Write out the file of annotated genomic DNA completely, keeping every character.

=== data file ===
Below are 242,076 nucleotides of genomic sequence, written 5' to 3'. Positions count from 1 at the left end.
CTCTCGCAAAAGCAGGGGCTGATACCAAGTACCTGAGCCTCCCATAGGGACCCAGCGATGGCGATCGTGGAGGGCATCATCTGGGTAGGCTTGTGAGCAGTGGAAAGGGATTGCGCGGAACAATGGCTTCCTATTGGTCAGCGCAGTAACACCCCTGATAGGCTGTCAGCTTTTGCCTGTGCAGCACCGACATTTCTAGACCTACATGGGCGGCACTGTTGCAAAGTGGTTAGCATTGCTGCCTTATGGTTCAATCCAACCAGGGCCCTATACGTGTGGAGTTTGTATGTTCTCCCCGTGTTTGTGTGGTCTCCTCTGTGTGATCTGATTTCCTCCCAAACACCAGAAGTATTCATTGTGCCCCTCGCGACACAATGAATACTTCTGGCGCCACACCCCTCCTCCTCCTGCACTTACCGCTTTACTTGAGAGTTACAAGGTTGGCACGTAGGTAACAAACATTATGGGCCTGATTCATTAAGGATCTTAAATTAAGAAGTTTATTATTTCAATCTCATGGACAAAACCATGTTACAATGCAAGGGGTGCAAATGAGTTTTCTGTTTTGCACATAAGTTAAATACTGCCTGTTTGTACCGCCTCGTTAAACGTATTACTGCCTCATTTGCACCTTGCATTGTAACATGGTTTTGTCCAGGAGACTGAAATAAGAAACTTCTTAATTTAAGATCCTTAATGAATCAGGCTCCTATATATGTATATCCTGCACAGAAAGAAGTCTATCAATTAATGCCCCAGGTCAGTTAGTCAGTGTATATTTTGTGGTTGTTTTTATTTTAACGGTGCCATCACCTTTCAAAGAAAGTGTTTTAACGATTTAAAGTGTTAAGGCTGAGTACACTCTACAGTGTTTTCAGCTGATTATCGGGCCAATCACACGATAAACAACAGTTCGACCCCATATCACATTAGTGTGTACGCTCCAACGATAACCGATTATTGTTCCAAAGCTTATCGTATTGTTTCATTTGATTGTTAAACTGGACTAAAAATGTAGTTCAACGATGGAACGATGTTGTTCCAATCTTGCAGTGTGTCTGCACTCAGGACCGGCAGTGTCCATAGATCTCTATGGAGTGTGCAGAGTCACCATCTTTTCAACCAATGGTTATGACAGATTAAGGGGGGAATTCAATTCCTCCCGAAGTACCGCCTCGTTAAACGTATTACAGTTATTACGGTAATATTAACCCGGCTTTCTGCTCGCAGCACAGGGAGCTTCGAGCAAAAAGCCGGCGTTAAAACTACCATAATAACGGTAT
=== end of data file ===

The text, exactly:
Below are 242,076 nucleotides of genomic sequence, written 5' to 3'. Positions count from 1 at the left end.
CTCTCGCAAAAGCAGGGGCTGATACCAAGTACCTGAGCCTCCCATAGGGACCCAGCGATGGCGATCGTGGAGGGCATCATCTGGGTAGGCTTGTGAGCAGTGGAAAGGGATTGCGCGGAACAATGGCTTCCTATTGGTCAGCGCAGTAACACCCCTGATAGGCTGTCAGCTTTTGCCTGTGCAGCACCGACATTTCTAGACCTACATGGGCGGCACTGTTGCAAAGTGGTTAGCATTGCTGCCTTATGGTTCAATCCAACCAGGGCCCTATACGTGTGGAGTTTGTATGTTCTCCCCGTGTTTGTGTGGTCTCCTCTGTGTGATCTGATTTCCTCCCAAACACCAGAAGTATTCATTGTGCCCCTCGCGACACAATGAATACTTCTGGCGCCACACCCCTCCTCCTCCTGCACTTACCGCTTTACTTGAGAGTTACAAGGTTGGCACGTAGGTAACAAACATTATGGGCCTGATTCATTAAGGATCTTAAATTAAGAAGTTTATTATTTCAATCTCATGGACAAAACCATGTTACAATGCAAGGGGTGCAAATGAGTTTTCTGTTTTGCACATAAGTTAAATACTGCCTGTTTGTACCGCCTCGTTAAACGTATTACTGCCTCATTTGCACCTTGCATTGTAACATGGTTTTGTCCAGGAGACTGAAATAAGAAACTTCTTAATTTAAGATCCTTAATGAATCAGGCTCCTATATATGTATATCCTGCACAGAAAGAAGTCTATCAATTAATGCCCCAGGTCAGTTAGTCAGTGTATATTTTGTGGTTGTTTTTATTTTAACGGTGCCATCACCTTTCAAAGAAAGTGTTTTAACGATTTAAAGTGTTAAGGCTGAGTACACTCTACAGTGTTTTCAGCTGATTATCGGGCCAATCACACGATAAACAACAGTTCGACCCCATATCACATTAGTGTGTACGCTCCAACGATAACCGATTATTGTTCCAAAGCTTATCGTATTGTTTCATTTGATTGTTAAACTGGACTAAAAATGTAGTTCAACGATGGAACGATGTTGTTCCAATCTTGCAGTGTGTCTGCACTCAGGACCGGCAGTGTCCATAGATCTCTATGGAGTGTGCAGAGTCACCATCTTTTCAACCAATGGTTATGACAGATTAAGGGGGGAATTCAATTCCTCCCGAAGTACCGCCTCGTTAAACGTATTACAGTTATTACGGTAATATTAACCCGGCTTTCTGCTCGCAGCACAGGGAGCTTCGAGCAAAAAGCCGGCGTTAAAACTACCATAATAACGGTAT